By Sophie Knight
TOKYO (Reuters) - Japan's Nikkei share average jumped 2 percent to post its biggest one-day gain in more than 3 months on Monday, buoyed by solid U.S. jobs data and strong earnings for Toyota Motor Co <7203.T> that provided reassurance amid a poor earnings season.
Bargain-hunting for stocks that have been punished for posting poor results also propped up the market, with Komatsu Ltd <6301.T> and Fanuc Corp <6954.T> recovering after both slid more than 8 percent last week.
Major exporters also fared well from a softer yen, with demand for the safe-haven currency falling on Friday as risk appetite improved on data showing U.S. employers hired the most workers in five months in July, beating expectations.
The Nikkei rose to 8,726.29, but stopped short of strong resistance around 8,741, its 25-day moving average.
"Risk aversion is lifting but the gains we're seeing are mostly driven by short-covering and exporters are still largely in a bad way, as the earnings showed," said Yoshihiro Ito, chief strategist at Okasan Online Securities.
Japan's quarterly earnings season, which trundles on this week, has seen a host of companies cut their profit outlooks due to slowing demand in debt-ridden Europe and the United States and China, where growth is slowing.
Some stocks were heavily targeted after hopes of stimulus from central banks, which had offset pessimism about slowing growth early last week, were dashed when the U.S. Federal Reserve and the European Central Bank held back from changing policy.
"The market had taken such a long time to catch up to what the economy was telling economists that they've actually now gone beyond that and started to forecast very weak outcomes which have not actually transpired," said Stefan Worrall, director of equity cash sales at Credit Suisse in Tokyo.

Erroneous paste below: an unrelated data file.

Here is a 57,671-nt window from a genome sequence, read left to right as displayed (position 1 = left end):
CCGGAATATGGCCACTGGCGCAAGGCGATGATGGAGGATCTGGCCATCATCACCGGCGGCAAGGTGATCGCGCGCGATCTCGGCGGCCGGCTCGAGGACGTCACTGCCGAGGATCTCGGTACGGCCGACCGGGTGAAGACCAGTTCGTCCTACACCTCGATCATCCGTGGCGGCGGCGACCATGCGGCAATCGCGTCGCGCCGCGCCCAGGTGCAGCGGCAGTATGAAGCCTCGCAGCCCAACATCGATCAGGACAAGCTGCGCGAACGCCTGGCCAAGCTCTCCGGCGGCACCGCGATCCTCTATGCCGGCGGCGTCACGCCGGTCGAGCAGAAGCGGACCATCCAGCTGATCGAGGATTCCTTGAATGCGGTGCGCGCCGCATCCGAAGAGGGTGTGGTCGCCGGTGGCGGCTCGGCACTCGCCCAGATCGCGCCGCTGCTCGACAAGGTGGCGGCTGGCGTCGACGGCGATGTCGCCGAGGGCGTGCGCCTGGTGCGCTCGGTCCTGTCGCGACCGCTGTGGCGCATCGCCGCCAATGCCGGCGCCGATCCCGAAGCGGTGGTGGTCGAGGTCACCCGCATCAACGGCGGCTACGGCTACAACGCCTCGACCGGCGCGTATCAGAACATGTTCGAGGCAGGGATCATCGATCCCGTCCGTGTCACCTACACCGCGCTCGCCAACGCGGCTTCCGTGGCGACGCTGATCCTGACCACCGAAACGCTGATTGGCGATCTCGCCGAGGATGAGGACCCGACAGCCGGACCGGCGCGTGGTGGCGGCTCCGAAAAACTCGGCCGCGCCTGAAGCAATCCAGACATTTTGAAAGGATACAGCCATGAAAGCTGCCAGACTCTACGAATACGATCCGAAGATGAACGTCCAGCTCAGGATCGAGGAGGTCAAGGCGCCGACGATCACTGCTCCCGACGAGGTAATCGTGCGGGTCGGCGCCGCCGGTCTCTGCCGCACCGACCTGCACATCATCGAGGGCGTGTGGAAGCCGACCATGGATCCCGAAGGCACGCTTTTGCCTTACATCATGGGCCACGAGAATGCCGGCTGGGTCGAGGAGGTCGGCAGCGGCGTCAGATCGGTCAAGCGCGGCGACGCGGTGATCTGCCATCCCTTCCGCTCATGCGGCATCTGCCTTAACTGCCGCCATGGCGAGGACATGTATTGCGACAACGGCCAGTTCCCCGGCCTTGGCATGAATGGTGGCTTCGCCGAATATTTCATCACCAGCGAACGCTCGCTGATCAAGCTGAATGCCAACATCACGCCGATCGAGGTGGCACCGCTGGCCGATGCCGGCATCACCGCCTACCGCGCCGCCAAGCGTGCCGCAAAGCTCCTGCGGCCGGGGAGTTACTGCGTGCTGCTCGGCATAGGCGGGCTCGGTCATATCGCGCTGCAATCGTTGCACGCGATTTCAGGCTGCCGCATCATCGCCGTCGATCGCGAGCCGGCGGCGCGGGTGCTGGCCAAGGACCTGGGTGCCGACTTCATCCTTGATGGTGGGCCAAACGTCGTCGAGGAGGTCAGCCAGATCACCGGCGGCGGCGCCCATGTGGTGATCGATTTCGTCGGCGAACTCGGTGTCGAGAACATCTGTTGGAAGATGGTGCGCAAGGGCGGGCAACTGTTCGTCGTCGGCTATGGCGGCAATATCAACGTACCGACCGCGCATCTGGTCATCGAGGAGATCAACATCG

Some stocks continued to take a hammering, with Nippon Sheet Glass Co Ltd <5202.T> shedding a further 6.7 after skidding 14.3 percent on Friday, when it cut its full-year forecast because of "significantly worse-than-expected" market conditions.
Sharp Corp's <6753.T> woes also continued as it shed 5.7 percent after Taiwanese shareholder Hon Hai Precision Industry <2317.TW> said it did not need to honour a March agreement to invest in Sharp "due to the volatility of the share price".
Sharp's stock plummeted 28 percent on Friday after the company shocked investors by revising its full-year outlook to a massive operating loss.
However, the market was propped up by investors returning to buy companies that were oversold last week.
Honda, which fell 5.7 percent on Wednesday after investors were disappointed with its U.S. quarterly sales, recovered 2.8 percent, helped by the softer yen.
Industrial robot firm Fanuc Corp rebounded 4.9 percent, while construction machine maker Komatsu Ltd rose 1.6 percent.
Toyota, meanwhile, rose 2.5 percent after posting its largest quarterly operating profit for four years in April-to-June, while the company hiked its full-year sales target on strong U.S. and domestic demand.
While risk sentiment appeared much improved, with the mining sub-index of the Topix up 3.9 percent and the securities sub-index just behind with an advance of 3.1 percent, some investors were still wary.
"The uncertainty and negative factors that hurt stocks last week are still lurking, so I think that gains will be limited," said Hideyuki Fukunaga, CEO at Investrust.
Market players are now eyeing a raft of important Chinese data and the conclusion of a Bank of Japan policy meeting, both due on Thursday.
"If the Chinese data comes out positive then we might see a reversal of the losses suffered last week after all the central banks disappointed by not introducing further easing," Fukunaga said.
"I think it needs more volume to break through its 25-day moving average, though, and I don't think it will come through."
The broader Topix rose 1.6 percent to 735.73 in moderate trade, with volume at 84.6 percent of its 90-day average.
(Editing by Richard Pullin)